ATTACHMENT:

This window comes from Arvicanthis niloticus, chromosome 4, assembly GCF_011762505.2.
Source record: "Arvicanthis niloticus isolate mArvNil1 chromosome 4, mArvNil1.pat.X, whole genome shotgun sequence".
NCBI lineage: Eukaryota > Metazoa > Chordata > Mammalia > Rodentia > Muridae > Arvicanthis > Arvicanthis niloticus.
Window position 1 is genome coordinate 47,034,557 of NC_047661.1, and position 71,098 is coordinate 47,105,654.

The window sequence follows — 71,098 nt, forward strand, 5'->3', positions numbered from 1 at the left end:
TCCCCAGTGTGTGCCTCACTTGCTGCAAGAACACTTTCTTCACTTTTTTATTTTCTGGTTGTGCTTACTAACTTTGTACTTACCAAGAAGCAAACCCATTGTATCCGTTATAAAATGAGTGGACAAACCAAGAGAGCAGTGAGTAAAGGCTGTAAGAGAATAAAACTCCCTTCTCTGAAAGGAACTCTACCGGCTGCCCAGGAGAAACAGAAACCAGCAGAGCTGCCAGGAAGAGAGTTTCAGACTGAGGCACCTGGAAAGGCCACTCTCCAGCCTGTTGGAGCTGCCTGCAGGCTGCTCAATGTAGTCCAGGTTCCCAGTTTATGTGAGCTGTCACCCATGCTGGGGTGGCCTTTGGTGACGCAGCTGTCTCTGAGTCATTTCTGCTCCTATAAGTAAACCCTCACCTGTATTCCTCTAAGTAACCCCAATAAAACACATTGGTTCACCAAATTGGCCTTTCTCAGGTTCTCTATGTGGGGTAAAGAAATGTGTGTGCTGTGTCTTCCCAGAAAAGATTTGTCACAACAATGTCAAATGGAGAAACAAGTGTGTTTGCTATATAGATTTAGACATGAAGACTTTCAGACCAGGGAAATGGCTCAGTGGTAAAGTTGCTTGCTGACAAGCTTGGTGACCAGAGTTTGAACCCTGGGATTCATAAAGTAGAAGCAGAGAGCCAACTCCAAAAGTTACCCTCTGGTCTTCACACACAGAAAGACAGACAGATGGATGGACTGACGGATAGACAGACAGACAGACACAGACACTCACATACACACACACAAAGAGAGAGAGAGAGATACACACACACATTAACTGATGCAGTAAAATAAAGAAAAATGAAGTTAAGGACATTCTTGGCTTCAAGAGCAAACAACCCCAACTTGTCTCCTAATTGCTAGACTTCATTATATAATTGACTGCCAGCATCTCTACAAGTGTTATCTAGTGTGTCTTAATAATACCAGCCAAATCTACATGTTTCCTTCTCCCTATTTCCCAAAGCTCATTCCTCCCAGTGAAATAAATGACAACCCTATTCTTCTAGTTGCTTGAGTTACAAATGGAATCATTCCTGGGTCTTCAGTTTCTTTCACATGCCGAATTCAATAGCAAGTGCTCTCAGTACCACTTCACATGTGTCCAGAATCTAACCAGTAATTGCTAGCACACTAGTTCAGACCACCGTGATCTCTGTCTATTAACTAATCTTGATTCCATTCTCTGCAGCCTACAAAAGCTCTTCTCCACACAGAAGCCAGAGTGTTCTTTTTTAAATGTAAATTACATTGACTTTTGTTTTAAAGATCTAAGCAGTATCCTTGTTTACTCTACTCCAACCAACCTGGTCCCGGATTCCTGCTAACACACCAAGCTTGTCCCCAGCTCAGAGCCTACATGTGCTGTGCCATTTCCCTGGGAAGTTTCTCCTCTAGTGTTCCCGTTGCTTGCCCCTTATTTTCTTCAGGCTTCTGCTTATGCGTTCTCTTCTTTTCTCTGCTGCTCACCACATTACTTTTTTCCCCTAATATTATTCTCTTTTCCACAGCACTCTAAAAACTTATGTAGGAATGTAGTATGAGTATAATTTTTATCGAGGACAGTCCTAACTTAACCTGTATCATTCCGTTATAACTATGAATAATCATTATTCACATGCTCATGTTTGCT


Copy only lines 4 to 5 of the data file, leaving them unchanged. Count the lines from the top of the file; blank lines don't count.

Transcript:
Window position 1 is genome coordinate 47,034,557 of NC_047661.1, and position 71,098 is coordinate 47,105,654.

The window sequence follows — 71,098 nt, forward strand, 5'->3', positions numbered from 1 at the left end: